Apr 25, 2017 - 5:00pm

This Experiment Could Mean Big Things for Oil in Alaska

Senior Editor, Digital Content


The Trans-Alaska Pipeline stands near Copperville, Alaska.
The Trans-Alaska Pipeline stands near Copperville, Alaska.

The shale boom might reach the ”Last Frontier,” the Anchorage Daily News reports:

An oil explorer hoping to bring the Lower 48's fracking revolution to Alaska will take a big step this week when it launches an effort to determine the production potential of crude oil locked in North Slope shale.

The process is expected to start Wednesday, when Accumulate Energy Alaska begins drilling an exploration well along the Dalton Highway about 40 miles south of Prudhoe Bay.

In June, it plans to hydraulically fracture that vertical well, using water, chemicals and sand to crack and hold open rock so oil flows from the shale. A production test to determine how the well oil flows is also expected this summer.

There’s big potential. One company thinks fracking could unlock 3.6 billion barrels of oil.

A boost in oil production would be a win for the Trans-Alaska Pipeline. Oil production on the North Slope has been declining since the late 1980s, along with the amount of oil moving through the pipeline. As oil flow decreases, it gets harder to move through the pipeline in Alaska’s frigid winters.

What’s more, under law if the pipeline stops operating, it must be dismantled. Rebuilding it would not only cost billions but face protests from “Keep it in the ground” extremists like we’ve seen with the Keystone XL pipeline, the nearly-operational Dakota Access Pipeline, and in the Northeast.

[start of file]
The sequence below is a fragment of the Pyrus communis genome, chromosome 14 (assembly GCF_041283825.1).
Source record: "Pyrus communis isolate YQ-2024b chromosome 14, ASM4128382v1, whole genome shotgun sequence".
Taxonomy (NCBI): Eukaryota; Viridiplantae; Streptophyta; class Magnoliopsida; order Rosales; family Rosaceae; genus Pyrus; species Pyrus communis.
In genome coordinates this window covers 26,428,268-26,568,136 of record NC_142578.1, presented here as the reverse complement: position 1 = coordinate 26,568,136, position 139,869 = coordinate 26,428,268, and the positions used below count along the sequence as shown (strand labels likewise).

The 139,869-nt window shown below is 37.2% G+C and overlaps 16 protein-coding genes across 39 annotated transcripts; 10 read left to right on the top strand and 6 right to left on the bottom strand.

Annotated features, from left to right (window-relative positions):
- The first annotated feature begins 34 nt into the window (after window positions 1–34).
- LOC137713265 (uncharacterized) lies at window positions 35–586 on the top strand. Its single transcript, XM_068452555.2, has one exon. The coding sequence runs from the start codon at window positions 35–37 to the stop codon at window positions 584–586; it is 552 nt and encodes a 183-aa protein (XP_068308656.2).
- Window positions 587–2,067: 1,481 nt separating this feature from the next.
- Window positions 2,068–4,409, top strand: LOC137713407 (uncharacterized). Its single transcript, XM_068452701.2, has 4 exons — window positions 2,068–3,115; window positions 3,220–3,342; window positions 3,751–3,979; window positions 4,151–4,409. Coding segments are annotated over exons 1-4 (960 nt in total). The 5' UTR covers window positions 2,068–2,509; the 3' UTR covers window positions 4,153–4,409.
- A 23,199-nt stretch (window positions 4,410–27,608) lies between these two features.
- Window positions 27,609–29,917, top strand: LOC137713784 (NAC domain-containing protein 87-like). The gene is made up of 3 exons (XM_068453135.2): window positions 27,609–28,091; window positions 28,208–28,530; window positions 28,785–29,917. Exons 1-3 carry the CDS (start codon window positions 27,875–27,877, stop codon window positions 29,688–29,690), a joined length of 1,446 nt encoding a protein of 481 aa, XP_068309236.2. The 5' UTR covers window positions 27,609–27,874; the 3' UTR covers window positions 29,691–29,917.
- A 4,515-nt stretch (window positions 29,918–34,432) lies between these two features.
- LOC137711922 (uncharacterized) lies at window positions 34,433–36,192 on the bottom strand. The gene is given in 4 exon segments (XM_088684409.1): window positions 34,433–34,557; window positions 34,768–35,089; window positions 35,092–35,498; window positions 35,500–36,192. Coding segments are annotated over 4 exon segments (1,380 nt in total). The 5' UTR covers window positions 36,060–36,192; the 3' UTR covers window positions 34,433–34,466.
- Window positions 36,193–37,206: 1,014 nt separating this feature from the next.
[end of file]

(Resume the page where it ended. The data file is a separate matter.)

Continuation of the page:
While small-scale fracking has been going on for decades in Alaska, it hasn't to the extent of what’s been happening in Texas or North Dakota. Bloomberg notes that new technology and state policy changes opened the door to the technique:

Until recently, companies also didn’t have underground imaging technology good enough to peer beneath the Arctic permafrost and pinpoint shale reserves below.

Now that’s changing. State tax breaks passed earlier this decade have encouraged explorers to give shale a look, and 3-D seismic imaging technology allows them to make a more educated guess about what’s below.

Perhaps Alaska shale could challenge the levels of top shale oil regions in the Lower 48.

Cost will play a major factor in fracking’s success in Alaska. As State Sen. Bill Wielechowski, asked, "I've heard the potential is tremendous, but is it affordable?" It will be a logistical challenge to get the water, sand, and chemicals for fracking on the remote North Slope. But it's not insurmountable knowing that for three decades, companies have successfully delivered the equipment and materials needed to produce billions of barrels of oil from the region.

Beyond fracking, Alaska could regain some luster as an oil-producing state. Earlier this year, two companies, Repsol and Armstrong Oil & Gas, announced it discovered an oil field on the North Slope that could contain as much as 1.2 billion barrels of oil. It’s the largest find in the U.S. in 30 years.

If any of these plays pans out it could mean the Trans-Alaska Pipeline will continue to be a valuable piece of American energy infrastructure for years to come. In addition, Americans would continue to have access to the abundant energy necessary to power our economy and sell to hungry energy markets.

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About the Author

About the Author

Sean Hackbarth
Senior Editor, Digital Content

Sean writes about public policies affecting businesses including energy, health care, and regulations. When not battling those making it harder for free enterprise to succeed, he raves about all things Wisconsin (his home state) and religiously follows the Green Bay Packers.